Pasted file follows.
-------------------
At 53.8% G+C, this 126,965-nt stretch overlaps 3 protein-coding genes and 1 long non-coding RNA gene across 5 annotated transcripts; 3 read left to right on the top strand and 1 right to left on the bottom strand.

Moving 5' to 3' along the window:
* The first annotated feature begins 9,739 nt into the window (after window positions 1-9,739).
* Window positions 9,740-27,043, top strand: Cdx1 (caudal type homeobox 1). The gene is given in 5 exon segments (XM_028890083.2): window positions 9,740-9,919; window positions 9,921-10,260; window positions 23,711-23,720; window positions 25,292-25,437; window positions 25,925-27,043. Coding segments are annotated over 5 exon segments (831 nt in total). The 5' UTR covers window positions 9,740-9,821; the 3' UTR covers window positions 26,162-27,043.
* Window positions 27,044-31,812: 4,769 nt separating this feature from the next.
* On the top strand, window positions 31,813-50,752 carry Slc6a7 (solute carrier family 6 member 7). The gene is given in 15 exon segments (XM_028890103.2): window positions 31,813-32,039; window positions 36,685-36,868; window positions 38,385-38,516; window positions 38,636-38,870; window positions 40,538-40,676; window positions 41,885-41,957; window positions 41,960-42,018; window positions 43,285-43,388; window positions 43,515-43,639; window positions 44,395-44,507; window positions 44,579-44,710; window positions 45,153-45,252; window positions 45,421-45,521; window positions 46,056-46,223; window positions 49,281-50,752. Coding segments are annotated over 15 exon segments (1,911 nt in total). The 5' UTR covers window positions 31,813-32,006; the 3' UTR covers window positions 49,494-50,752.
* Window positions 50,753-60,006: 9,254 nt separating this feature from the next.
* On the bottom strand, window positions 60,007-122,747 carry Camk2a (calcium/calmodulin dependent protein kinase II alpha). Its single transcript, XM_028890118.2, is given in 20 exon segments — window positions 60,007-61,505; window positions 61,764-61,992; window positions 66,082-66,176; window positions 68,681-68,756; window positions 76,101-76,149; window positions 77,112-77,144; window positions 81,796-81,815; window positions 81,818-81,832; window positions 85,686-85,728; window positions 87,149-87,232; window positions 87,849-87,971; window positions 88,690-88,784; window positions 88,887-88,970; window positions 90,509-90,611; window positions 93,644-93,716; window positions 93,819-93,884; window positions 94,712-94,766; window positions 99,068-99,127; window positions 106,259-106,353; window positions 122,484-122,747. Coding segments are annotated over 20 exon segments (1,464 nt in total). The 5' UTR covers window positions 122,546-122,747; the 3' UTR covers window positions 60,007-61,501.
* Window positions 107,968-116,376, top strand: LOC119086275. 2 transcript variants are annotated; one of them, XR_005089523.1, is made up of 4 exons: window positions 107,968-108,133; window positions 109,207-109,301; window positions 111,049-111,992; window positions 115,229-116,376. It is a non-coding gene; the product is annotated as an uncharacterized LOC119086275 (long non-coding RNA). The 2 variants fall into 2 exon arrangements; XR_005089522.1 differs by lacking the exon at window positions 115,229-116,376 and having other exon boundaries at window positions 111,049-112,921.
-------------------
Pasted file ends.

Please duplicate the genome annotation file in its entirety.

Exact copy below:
At 53.8% G+C, this 126,965-nt stretch overlaps 3 protein-coding genes and 1 long non-coding RNA gene across 5 annotated transcripts; 3 read left to right on the top strand and 1 right to left on the bottom strand.

Moving 5' to 3' along the window:
* The first annotated feature begins 9,739 nt into the window (after window positions 1-9,739).
* Window positions 9,740-27,043, top strand: Cdx1 (caudal type homeobox 1). The gene is given in 5 exon segments (XM_028890083.2): window positions 9,740-9,919; window positions 9,921-10,260; window positions 23,711-23,720; window positions 25,292-25,437; window positions 25,925-27,043. Coding segments are annotated over 5 exon segments (831 nt in total). The 5' UTR covers window positions 9,740-9,821; the 3' UTR covers window positions 26,162-27,043.
* Window positions 27,044-31,812: 4,769 nt separating this feature from the next.
* On the top strand, window positions 31,813-50,752 carry Slc6a7 (solute carrier family 6 member 7). The gene is given in 15 exon segments (XM_028890103.2): window positions 31,813-32,039; window positions 36,685-36,868; window positions 38,385-38,516; window positions 38,636-38,870; window positions 40,538-40,676; window positions 41,885-41,957; window positions 41,960-42,018; window positions 43,285-43,388; window positions 43,515-43,639; window positions 44,395-44,507; window positions 44,579-44,710; window positions 45,153-45,252; window positions 45,421-45,521; window positions 46,056-46,223; window positions 49,281-50,752. Coding segments are annotated over 15 exon segments (1,911 nt in total). The 5' UTR covers window positions 31,813-32,006; the 3' UTR covers window positions 49,494-50,752.
* Window positions 50,753-60,006: 9,254 nt separating this feature from the next.
* On the bottom strand, window positions 60,007-122,747 carry Camk2a (calcium/calmodulin dependent protein kinase II alpha). Its single transcript, XM_028890118.2, is given in 20 exon segments — window positions 60,007-61,505; window positions 61,764-61,992; window positions 66,082-66,176; window positions 68,681-68,756; window positions 76,101-76,149; window positions 77,112-77,144; window positions 81,796-81,815; window positions 81,818-81,832; window positions 85,686-85,728; window positions 87,149-87,232; window positions 87,849-87,971; window positions 88,690-88,784; window positions 88,887-88,970; window positions 90,509-90,611; window positions 93,644-93,716; window positions 93,819-93,884; window positions 94,712-94,766; window positions 99,068-99,127; window positions 106,259-106,353; window positions 122,484-122,747. Coding segments are annotated over 20 exon segments (1,464 nt in total). The 5' UTR covers window positions 122,546-122,747; the 3' UTR covers window positions 60,007-61,501.
* Window positions 107,968-116,376, top strand: LOC119086275. 2 transcript variants are annotated; one of them, XR_005089523.1, is made up of 4 exons: window positions 107,968-108,133; window positions 109,207-109,301; window positions 111,049-111,992; window positions 115,229-116,376. It is a non-coding gene; the product is annotated as an uncharacterized LOC119086275 (long non-coding RNA). The 2 variants fall into 2 exon arrangements; XR_005089522.1 differs by lacking the exon at window positions 115,229-116,376 and having other exon boundaries at window positions 111,049-112,921.